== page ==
Posted in Artworks
A maximum or a minimum of brightness is enacted by light sources of different shapes and sizes, in a continuous and slow alternation of intensity. The light sources can be incandescent opaline bulbs or parallelepipeds made of wood and methacrylate, driven by an intermittent electrical system. This version of the work is a limited edition of 80 copies.
The day Giovanni Anceschi saw for the first time 0 ↔ 220 volt, he immediately fell in love with the work and nicknamed it “eclipses”. He asked Gianni Colombo if he could have a copy of it. To which he replied – harshly – “Do it yourself!”.
As Anceschi writes, “there is no need to quote the provocative dadaist ‘fait par procuration’ (done by proxy). The issue at stake here is much more basic: our works have nothing in common with the fetishism of an objectified artwork: do it yourself –which means going even beyond the universe of exchange – is the righteous thing”.
The concept of the works by Gruppo T is that anybody should be able to build them. Timeless objects, that could be reproduced at any time by anybody, without losing for this reason the qualities and the aesthetic information they are bearing. Gruppo T had a critical position concerning the art market. Anceschi again: “An artwork is art because it is bearing aesthetic information, aesthetic value. If a replica respected with philological precision the essential features and the sensorial qualities of the original, then it should absolutely be considered equivalent to it. As in the case of design objects, where the original is not – as critics with an artistic background foolishly believe – a sketch or a model, but any of the copies produced. The work can be multiplied from the very beginning, but also a later replica is indeed an original, as long as it respects some conditions. Shocking, isn’t it?”.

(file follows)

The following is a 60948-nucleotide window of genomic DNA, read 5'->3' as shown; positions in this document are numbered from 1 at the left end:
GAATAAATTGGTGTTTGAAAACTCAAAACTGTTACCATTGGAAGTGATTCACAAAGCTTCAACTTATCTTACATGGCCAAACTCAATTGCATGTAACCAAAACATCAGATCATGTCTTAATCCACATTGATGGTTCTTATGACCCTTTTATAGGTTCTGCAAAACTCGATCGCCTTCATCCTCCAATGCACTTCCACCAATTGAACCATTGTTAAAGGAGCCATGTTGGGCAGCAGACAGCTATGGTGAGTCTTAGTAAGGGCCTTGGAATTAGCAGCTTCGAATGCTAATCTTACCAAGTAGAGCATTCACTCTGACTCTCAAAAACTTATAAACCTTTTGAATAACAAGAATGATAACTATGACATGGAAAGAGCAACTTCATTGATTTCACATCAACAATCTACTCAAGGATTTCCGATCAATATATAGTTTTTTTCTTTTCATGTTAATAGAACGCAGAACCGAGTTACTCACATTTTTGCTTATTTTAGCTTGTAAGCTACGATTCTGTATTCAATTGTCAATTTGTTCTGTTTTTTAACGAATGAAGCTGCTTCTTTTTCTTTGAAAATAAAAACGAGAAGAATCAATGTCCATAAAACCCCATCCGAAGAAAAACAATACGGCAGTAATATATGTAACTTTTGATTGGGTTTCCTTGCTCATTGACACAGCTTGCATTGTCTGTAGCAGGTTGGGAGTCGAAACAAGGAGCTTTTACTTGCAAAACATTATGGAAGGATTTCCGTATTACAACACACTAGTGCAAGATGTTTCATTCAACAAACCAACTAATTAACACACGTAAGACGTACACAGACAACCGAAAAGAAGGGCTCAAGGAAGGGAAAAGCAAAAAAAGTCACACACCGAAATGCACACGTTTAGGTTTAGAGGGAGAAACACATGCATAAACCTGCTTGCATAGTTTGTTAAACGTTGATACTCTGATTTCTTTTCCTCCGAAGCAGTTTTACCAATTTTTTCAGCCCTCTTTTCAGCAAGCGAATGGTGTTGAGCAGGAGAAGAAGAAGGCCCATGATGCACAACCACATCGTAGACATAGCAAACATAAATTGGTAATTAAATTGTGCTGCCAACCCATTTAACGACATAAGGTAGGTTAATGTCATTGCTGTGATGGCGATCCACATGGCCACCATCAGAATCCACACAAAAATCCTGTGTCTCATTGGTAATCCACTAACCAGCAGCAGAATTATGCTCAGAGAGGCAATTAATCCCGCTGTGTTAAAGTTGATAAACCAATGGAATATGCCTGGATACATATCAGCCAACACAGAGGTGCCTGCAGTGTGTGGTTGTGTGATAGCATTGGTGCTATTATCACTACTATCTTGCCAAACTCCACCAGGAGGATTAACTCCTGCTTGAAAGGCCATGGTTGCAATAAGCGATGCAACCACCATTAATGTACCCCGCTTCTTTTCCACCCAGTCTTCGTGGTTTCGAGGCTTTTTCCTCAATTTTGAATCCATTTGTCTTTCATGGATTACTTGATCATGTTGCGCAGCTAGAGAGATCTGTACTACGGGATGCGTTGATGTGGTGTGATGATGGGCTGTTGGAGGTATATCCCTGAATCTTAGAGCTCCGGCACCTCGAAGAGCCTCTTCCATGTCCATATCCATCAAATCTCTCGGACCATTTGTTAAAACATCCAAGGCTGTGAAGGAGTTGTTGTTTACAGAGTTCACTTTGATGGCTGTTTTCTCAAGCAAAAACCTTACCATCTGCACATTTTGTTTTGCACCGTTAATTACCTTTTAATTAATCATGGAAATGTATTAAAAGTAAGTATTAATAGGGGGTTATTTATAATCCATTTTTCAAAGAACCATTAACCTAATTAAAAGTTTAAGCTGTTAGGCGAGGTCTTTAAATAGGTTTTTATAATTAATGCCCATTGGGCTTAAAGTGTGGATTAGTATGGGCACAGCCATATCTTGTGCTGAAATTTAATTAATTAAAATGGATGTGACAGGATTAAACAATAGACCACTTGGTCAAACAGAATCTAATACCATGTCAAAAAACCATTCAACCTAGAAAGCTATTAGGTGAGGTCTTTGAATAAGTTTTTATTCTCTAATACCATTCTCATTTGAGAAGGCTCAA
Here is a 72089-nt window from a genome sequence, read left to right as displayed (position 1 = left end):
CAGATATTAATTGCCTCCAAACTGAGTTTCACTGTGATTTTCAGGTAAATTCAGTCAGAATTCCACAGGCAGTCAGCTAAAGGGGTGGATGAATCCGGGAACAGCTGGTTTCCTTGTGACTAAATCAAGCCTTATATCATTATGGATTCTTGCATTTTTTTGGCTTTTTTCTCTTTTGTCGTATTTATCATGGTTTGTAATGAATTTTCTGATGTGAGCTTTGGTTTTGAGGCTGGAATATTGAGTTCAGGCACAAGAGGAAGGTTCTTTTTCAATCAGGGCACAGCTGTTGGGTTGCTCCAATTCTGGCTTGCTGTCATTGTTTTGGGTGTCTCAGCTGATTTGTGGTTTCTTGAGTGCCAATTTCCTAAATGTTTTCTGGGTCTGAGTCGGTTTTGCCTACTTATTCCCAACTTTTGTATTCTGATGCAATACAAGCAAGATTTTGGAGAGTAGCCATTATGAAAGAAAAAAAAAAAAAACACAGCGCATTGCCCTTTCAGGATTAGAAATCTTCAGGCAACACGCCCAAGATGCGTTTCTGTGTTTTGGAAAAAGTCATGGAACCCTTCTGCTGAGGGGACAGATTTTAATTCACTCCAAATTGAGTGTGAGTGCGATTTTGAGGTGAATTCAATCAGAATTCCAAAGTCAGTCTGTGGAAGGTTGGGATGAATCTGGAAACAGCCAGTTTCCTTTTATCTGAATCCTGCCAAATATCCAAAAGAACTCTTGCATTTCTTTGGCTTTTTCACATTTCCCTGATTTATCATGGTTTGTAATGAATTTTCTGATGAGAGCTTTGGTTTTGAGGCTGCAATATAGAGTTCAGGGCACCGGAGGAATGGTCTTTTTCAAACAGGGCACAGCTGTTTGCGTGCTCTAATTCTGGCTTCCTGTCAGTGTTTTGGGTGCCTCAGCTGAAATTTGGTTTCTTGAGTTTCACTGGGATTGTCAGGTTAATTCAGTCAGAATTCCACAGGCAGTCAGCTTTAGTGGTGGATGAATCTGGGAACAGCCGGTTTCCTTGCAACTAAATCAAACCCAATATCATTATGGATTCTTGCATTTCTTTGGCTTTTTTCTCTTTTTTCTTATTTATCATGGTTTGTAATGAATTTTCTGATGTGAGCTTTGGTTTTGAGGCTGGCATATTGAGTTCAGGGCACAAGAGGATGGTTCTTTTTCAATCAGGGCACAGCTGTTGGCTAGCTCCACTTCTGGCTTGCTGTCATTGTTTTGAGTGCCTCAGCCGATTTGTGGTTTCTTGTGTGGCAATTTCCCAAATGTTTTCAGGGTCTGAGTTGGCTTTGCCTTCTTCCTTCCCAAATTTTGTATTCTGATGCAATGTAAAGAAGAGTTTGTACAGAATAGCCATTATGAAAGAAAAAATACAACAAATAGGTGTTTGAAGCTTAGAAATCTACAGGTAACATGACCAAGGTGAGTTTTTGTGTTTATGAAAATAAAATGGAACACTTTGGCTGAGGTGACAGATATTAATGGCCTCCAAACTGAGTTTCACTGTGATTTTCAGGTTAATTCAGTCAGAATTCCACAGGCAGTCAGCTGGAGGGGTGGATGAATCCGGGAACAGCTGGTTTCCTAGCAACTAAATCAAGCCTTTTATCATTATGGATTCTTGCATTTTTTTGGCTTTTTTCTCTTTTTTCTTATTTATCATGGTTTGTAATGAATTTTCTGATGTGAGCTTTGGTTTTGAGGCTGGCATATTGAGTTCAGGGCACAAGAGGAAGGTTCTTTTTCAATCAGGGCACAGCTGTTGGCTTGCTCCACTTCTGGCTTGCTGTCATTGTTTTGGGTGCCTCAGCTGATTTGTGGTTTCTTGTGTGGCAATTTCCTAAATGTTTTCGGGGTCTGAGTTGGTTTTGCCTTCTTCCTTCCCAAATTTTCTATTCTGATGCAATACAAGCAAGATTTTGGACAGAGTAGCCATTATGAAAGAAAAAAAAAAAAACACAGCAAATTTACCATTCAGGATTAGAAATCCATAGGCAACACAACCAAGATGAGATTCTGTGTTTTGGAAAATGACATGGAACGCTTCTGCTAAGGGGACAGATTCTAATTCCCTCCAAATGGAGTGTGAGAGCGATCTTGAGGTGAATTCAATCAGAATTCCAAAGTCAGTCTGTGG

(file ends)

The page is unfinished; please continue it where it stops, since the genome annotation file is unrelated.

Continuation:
0 ↔ 220 volt 17/80
Mixed media, lamps, electric drive, 27×19×19 cm
Mart, Museum of Modern and Contemporary Art of Trento and Rovereto